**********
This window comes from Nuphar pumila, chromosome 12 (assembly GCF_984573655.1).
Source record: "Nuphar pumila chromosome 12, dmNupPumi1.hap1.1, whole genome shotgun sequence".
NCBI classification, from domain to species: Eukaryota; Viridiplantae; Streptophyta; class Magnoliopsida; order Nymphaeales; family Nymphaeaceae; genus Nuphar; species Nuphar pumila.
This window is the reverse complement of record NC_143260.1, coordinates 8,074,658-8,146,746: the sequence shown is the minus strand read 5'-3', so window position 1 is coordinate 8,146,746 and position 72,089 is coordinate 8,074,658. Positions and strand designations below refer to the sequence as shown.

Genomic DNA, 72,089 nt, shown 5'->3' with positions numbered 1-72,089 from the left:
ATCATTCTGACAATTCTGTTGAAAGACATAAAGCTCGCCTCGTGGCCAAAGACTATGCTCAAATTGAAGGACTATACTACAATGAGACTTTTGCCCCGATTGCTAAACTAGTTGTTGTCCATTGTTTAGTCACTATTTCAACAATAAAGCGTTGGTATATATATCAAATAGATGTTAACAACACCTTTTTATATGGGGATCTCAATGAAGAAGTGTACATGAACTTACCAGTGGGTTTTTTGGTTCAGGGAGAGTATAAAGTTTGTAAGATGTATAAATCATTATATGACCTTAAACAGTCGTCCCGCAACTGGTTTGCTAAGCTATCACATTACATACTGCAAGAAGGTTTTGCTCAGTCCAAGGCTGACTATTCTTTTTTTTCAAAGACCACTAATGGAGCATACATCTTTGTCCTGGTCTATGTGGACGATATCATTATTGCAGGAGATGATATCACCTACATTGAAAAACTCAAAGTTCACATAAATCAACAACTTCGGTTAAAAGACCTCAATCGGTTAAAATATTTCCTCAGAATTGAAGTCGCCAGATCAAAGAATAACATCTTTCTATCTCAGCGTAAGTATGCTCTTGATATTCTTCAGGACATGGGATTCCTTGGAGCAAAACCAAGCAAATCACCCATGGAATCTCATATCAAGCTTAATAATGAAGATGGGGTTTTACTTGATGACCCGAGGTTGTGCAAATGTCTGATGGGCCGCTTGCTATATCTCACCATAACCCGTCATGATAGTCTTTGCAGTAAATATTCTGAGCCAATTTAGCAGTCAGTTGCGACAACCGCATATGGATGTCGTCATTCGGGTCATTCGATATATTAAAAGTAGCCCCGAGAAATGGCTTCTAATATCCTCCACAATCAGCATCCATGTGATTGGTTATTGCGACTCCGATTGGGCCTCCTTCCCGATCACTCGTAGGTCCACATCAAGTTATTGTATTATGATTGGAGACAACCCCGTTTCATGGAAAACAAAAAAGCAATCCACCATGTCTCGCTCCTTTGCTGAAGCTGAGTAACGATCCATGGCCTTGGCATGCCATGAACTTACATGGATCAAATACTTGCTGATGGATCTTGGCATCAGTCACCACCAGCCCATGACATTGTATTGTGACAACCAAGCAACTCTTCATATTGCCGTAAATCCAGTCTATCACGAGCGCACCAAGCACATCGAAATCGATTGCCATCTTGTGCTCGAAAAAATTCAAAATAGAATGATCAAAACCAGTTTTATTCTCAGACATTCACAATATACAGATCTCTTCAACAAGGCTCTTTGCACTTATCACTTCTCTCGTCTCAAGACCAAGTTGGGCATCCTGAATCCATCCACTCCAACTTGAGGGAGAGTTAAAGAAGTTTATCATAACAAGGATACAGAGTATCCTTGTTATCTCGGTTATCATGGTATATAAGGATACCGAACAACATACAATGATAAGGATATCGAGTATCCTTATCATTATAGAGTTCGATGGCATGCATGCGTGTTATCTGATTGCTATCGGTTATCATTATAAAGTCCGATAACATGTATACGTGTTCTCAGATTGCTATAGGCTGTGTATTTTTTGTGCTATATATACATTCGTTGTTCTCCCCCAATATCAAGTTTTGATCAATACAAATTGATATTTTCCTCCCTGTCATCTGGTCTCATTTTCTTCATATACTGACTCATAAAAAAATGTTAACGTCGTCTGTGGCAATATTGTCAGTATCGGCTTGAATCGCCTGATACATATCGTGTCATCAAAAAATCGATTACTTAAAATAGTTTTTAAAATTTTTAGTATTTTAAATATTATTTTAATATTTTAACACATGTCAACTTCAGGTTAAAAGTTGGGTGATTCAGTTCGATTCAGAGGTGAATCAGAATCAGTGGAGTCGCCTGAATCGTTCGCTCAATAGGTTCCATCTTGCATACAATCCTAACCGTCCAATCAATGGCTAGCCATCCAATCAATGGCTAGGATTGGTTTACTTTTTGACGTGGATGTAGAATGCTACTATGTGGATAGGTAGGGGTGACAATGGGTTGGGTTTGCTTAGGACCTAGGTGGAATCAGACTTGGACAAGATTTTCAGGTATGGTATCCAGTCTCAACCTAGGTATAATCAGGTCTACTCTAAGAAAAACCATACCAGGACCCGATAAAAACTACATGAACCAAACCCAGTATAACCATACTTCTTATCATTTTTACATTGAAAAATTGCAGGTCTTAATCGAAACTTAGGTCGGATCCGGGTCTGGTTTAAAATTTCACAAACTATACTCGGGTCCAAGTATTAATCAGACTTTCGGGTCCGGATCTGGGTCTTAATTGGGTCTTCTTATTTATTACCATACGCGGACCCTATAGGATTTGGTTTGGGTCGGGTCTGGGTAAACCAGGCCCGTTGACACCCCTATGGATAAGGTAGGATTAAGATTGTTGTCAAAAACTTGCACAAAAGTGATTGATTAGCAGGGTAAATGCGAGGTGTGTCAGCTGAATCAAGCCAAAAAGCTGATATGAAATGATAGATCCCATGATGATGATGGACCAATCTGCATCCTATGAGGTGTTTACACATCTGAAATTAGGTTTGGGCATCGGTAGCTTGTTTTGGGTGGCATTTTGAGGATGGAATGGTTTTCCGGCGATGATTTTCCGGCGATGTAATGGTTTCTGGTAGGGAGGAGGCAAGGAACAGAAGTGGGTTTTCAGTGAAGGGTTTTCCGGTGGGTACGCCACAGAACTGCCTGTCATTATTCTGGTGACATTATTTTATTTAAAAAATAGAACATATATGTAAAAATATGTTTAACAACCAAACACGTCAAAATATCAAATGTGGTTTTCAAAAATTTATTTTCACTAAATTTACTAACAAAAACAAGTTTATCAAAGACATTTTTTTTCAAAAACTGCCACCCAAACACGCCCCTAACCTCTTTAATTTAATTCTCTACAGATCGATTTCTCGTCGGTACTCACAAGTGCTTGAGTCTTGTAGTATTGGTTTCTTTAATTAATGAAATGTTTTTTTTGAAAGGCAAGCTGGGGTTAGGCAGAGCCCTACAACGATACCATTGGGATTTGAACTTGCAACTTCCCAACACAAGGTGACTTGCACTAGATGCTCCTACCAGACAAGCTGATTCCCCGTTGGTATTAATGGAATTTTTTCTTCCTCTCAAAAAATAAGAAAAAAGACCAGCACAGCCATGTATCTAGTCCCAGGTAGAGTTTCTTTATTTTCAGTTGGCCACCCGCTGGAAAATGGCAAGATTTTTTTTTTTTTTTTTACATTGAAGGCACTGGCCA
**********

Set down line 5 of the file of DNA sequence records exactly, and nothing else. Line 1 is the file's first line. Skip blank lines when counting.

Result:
Genomic DNA, 72,089 nt, shown 5'->3' with positions numbered 1-72,089 from the left: